When George Lucas released the first of his Star Wars series back in May of 1977, no one suspected the movie’s impact on popular culture. But it was certainly a day long remembered. Even after countless novels, tons of action figures, and several video games, the Star Wars universe continues to expand, and with it, the excited imaginations of its followers.
Being the fanboy that I am about Star Wars, I struggled with this piece. I wanted to write about so much, yet both Carrie and I were tasked with only writing specific focuses. And I must admit, writing about the rebels would be fun. But when I think about it more, that level of excitement is insignificant next to the joy of talking about the “Dark Side”, more specifically the Empire. Unfortunately, after I read Carrie’s post, I sort of lost faith that I would write something as worthy…a lack of faith I found disturbing indeed.
Those of you familiar with the Star Wars universe probably know that the Empire was started when the then Chancellor Palpatine reorganized the Republic (which had previously endured for over 25,000 years) into “the first Galactic Empire.” This empire was powerful and resourceful. And I bet many businesses today could only dream of having as wide a reach as Palpatine’s Empire. There is so much that the Empire can teach us about how to build and hold such a large organization together.
So where should I begin my discussion of the Empire? Well, it is very difficult not to talk about the Empire without mentioning the Death Star. The Death Star was a large battle station, which was the size of a small moon. It had a “superlaser” on one side that could destroy an entire planet in a single shot. With this weapon, the Imperial forces hoped to keep a solid grip on its member planets. Unfortunately, the Death Star had a fatal flaw.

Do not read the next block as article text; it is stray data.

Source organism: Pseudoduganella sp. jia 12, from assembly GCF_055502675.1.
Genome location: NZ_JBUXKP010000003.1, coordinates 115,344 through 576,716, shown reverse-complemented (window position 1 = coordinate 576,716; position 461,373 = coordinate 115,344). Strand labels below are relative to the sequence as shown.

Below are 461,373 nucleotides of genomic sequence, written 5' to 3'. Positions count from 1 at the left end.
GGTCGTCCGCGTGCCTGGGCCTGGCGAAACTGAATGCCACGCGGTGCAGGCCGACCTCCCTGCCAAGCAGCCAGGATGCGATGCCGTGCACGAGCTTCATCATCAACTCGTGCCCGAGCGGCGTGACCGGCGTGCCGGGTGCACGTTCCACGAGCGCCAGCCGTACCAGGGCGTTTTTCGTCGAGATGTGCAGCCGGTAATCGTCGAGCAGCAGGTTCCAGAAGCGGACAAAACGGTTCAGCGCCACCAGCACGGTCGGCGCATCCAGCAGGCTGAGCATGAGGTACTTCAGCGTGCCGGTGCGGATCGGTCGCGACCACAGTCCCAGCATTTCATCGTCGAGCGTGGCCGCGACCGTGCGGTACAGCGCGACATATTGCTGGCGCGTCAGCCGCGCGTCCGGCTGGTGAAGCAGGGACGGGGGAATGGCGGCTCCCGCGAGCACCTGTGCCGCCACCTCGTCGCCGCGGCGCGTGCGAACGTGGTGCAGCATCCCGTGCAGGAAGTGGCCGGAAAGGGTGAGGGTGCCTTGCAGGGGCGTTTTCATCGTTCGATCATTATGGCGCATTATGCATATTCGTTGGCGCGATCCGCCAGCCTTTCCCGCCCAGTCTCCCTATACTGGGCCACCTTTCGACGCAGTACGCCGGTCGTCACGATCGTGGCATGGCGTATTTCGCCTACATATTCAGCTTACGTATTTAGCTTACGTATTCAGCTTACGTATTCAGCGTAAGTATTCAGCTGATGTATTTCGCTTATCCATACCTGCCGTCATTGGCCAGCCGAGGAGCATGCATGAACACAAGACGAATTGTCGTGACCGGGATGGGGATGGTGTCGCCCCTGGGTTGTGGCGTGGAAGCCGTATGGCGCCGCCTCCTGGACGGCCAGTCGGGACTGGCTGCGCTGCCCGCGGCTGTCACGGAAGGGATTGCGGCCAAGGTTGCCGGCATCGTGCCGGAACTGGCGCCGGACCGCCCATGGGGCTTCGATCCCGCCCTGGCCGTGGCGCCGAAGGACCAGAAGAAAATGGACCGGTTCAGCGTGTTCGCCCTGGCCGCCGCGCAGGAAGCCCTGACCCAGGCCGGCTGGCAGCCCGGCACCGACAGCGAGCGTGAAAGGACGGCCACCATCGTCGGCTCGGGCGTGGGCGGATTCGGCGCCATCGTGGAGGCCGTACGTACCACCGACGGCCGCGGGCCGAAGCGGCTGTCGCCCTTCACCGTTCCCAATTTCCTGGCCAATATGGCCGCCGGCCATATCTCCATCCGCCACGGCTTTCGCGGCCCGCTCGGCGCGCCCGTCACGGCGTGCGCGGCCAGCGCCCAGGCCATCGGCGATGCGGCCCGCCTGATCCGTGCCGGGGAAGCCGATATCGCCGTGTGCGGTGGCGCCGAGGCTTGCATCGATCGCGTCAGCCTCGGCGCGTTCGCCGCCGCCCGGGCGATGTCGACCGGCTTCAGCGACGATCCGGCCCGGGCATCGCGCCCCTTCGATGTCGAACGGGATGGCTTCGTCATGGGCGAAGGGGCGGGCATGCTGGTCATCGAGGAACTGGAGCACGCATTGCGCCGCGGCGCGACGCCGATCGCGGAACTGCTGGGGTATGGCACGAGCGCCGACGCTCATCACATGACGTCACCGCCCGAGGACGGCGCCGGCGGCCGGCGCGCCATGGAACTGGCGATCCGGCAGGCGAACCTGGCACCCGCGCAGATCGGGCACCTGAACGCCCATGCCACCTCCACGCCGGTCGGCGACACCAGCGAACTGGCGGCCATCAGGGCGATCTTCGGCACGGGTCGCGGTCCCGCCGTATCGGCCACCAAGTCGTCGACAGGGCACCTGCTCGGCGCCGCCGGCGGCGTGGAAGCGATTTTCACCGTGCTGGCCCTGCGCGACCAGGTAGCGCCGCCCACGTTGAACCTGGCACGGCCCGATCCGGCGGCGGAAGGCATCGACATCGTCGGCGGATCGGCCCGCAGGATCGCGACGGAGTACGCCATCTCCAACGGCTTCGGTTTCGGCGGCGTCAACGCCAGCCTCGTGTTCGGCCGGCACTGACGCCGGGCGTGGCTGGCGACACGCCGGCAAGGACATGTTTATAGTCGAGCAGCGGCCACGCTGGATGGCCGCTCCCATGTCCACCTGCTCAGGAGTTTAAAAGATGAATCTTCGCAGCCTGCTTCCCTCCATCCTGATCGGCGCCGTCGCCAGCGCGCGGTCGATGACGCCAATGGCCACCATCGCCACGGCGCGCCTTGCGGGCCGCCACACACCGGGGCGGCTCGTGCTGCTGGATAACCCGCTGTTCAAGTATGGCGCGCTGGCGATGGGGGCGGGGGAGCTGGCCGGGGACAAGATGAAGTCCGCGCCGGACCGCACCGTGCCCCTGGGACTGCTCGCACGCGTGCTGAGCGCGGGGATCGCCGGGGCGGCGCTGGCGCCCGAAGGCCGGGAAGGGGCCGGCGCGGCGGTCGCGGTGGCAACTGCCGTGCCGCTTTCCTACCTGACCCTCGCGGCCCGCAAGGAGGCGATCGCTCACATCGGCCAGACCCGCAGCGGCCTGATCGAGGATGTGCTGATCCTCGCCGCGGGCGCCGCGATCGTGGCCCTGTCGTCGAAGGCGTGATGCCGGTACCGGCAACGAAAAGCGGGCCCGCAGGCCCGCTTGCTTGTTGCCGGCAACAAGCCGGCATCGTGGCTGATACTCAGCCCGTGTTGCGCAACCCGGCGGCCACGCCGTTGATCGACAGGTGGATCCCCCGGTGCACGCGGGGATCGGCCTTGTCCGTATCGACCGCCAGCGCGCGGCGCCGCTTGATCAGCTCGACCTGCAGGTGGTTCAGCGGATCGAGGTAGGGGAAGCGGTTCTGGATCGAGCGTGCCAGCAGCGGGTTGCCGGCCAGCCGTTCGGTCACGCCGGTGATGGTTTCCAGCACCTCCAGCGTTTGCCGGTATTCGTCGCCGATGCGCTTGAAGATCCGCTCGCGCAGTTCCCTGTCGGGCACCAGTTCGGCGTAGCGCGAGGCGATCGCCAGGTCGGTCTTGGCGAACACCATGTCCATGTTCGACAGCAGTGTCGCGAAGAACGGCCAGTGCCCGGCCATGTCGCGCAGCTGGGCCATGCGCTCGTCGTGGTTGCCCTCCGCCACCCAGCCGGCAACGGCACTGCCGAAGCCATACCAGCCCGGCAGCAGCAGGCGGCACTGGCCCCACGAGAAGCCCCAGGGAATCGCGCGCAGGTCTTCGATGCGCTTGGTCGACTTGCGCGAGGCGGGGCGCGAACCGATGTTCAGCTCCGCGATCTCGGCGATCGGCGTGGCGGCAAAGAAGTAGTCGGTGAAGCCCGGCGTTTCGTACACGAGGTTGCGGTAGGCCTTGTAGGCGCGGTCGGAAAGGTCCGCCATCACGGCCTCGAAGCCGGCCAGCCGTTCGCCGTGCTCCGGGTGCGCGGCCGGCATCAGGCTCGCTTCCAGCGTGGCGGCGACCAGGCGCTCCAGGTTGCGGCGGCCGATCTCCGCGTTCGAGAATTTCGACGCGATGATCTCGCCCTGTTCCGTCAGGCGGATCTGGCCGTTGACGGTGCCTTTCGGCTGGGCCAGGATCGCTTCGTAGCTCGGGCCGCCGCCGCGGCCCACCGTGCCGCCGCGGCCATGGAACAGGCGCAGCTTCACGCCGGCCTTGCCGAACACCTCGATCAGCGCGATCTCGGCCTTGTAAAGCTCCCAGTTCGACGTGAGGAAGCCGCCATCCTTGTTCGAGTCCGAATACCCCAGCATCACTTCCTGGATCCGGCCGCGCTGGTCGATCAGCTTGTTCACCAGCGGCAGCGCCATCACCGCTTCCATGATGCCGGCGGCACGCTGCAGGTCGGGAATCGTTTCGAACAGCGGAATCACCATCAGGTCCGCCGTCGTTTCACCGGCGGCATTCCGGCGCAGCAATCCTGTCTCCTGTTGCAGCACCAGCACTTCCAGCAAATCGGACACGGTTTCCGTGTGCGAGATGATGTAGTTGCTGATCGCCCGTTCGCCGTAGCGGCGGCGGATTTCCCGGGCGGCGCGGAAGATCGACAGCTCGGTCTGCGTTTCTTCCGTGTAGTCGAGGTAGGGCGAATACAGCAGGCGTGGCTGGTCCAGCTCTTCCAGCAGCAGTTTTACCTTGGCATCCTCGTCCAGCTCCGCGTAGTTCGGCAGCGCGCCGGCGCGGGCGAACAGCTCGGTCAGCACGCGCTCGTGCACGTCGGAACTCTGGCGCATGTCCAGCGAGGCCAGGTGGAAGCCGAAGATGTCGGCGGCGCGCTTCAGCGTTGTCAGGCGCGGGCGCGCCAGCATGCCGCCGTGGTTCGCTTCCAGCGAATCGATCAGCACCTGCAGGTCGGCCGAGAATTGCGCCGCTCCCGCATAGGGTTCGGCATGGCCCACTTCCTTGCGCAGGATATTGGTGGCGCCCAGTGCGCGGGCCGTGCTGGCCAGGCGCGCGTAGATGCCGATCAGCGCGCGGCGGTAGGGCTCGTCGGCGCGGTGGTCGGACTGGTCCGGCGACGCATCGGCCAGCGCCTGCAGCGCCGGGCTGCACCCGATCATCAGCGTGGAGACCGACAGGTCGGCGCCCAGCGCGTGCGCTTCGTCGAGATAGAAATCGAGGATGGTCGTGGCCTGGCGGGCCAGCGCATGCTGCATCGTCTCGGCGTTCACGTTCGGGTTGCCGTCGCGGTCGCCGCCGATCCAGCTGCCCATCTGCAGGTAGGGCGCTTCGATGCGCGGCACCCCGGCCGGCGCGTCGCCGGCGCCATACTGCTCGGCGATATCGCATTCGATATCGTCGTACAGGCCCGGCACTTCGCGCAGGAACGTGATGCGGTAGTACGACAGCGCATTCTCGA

This brings us to the first of our lessons that the Empire teaches us. A flaw, no matter how small, can disrupt even the largest of systems. In the case of the first Death Star, there were small gaps in the shielding small enough to let small ships through. To top that, there was also an exhaust vent that Luke Skywalker was able to use to destroy the first Death Star. Despite being this massive fortress in space, the entire battle station was taken out by two simple torpedoes fired into a hole about 2 meters wide. So keep that in mind when designing any system. Whether it is a physical system like shelving or it is something more programmatic like a software program, look for flaws. Simple mistakes can bring down entire buildings, topple bridges, and crash large networks if you are not careful.
And be prepared with a backup or disaster recovery plan, just in case the original plans fail. That is a good lesson that businesses can learn from the Empire. After the destruction of the first Death Star, the Empire had immediately started construction of backup battle station, one that was more powerful and more secure than the first.
The Emperor knew not to put all his trust in a single battle station. He had made sure that resources were in place to start another if the first had failed. Ultimately, that station too was destroyed by Alliance fighters Wedge Antilles and Lando Calrissian. But the Empire did not give up there. They had started construction of yet another Death Star (which doesn’t appear in any of the movies currently).